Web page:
Decision Making And Health Risk

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Decision Making and Health Risk

Decision Making and Health Risk


An estimated 60% of adults in the United States and Britain are currently overweight or obese—a marked increase from recent decades—and they are becoming so at an earlier age than ever before. Data from a number of reliable sources suggest that the pattern of population weight gain over the past generation has been due largely to an overconsumption of energy rather than a decrease in physical activity patterns. However, the fattening of our society goes well beyond esthetic issues; 300,000 people in the United States alone die each year of obesity-related illnesses, and this condition affects more people than smoking, heavy drinking, and poverty. More sobering is the prediction that, if current trends continue, 100% of Americans will be obese by the year 2230.

Overeating as an Addictive Behavior

The evidence of common brain mechanisms mediating the rewarding properties of natural rewards (like eating) and addictive drugs supports the argument that food—especially when it is highly palatable—can be used for purposes that exceed basic energy requirements, and it has the potential for abuse. For instance, many people report using food to "self-medicate" a disturbed affect. Of relevance is research showing that sweet foods, like certain addictive drugs, can produce significant analgesic effects. Excessive food intake can also induce physiological responses that mimic those seen in drug addiction—viz (Shtasel 2001). down-regulation, sensitization, and withdrawal. One study has demonstrated that repeated and high intake of sugar causes behavioral and neurochemical signs of withdrawal in rats when its availability is restricted. In addition, the fact that binge eating is often triggered by the ingestion of small amounts of a palatable food parallels the "priming" effect of drugs in addicts, whereby the initial ingestion of the drug tends to elicit a strong "craving" or compulsion for further use (Grant 2000).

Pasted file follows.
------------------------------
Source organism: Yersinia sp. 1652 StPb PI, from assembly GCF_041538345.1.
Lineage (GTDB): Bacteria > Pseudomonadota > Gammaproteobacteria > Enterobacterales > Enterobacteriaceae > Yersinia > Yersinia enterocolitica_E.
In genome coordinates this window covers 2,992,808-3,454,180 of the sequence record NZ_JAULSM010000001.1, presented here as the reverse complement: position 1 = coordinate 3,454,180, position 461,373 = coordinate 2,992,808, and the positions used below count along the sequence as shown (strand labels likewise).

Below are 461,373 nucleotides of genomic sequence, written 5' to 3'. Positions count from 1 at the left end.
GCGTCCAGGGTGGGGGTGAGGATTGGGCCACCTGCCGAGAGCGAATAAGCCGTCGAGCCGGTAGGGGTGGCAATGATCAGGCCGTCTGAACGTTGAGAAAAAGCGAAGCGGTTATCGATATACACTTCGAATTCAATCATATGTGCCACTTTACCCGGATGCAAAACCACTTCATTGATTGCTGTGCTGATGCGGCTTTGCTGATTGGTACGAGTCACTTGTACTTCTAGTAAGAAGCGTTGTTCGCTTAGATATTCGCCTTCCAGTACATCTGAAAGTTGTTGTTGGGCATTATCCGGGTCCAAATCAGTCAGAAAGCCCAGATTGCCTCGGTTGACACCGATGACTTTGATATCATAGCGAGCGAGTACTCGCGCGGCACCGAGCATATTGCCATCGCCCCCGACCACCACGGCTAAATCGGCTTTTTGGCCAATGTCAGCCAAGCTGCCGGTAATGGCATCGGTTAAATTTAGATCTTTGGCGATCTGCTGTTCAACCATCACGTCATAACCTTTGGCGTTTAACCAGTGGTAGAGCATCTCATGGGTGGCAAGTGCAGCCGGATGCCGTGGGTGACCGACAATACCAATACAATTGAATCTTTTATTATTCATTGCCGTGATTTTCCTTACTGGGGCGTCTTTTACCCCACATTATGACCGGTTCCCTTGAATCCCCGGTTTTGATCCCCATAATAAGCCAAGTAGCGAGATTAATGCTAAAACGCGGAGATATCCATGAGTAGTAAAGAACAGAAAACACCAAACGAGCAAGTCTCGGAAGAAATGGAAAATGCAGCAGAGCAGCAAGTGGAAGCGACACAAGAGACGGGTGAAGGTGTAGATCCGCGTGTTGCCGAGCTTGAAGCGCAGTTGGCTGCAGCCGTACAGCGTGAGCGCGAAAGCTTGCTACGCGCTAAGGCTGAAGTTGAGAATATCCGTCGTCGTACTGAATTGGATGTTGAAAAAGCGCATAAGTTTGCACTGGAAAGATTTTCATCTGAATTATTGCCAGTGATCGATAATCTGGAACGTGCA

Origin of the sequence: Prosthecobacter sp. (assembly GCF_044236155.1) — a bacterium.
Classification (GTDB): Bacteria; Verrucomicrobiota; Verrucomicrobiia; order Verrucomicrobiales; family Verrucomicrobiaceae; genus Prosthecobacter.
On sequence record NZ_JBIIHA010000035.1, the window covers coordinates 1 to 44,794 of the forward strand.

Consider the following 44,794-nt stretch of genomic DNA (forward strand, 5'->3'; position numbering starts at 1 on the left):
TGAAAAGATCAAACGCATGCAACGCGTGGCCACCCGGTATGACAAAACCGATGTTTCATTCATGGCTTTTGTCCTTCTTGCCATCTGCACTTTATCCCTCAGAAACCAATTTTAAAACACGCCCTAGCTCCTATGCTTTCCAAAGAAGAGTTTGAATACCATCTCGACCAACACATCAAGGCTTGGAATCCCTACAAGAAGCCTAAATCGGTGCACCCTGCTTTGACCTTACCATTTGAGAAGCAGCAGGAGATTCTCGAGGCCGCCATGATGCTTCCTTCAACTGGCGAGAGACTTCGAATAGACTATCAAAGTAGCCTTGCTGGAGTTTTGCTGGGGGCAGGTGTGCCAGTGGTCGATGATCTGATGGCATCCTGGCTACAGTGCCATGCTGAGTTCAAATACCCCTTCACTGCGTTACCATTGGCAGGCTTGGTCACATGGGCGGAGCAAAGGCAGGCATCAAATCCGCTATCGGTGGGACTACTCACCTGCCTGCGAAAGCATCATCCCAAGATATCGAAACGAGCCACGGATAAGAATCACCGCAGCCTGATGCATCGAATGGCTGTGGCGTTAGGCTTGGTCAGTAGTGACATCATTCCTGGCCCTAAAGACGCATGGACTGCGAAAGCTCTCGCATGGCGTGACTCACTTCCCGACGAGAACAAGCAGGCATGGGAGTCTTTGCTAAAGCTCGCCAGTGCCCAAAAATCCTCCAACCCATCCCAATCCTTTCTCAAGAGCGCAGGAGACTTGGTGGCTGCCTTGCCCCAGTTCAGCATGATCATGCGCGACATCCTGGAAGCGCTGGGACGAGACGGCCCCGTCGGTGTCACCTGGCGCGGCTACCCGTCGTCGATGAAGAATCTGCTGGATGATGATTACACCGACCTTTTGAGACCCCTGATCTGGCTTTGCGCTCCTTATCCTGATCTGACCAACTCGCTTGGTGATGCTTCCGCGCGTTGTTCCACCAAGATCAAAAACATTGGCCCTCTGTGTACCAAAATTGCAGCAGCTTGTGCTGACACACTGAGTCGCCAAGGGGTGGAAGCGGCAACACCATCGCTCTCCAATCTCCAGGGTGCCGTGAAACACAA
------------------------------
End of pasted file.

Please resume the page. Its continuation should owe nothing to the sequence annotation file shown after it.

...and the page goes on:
Environmental Factors

Although the tendency to consume an excess number of calories each day can be influenced by several factors, dietary variety, especially of energy-dense foods, has consistently been associated with increased body weight. A recent animal study has also found that overconsumption is induced in rats who have greater availability of palatable food. Tordoff believes that the rats in his study ate more simply because they encountered desirable food more frequently—what he calls "obesity by choice." Given the substantial availability and variety of nutrient-poor, energy-dense foods in most Westernized countries, this finding has significance for understanding the increasing prevalence of human obesity.

Whether the pun in Tordoff's phrase (obesity by choice) was deliberate or not, it raises an interesting distinction between rodent and human eating behavior. Clearly, there is complex neural circuitry prompting physiological drives that regulate feeding behavior. However, in the human condition, the "choice" to eat (or not to eat) is under a degree of cognitive control not present in the rat. With ubiquitous warnings from the medical profession, it is fair to assume that, in our current culture, few adults are unaware of the health risks associated with obesity and poor ...
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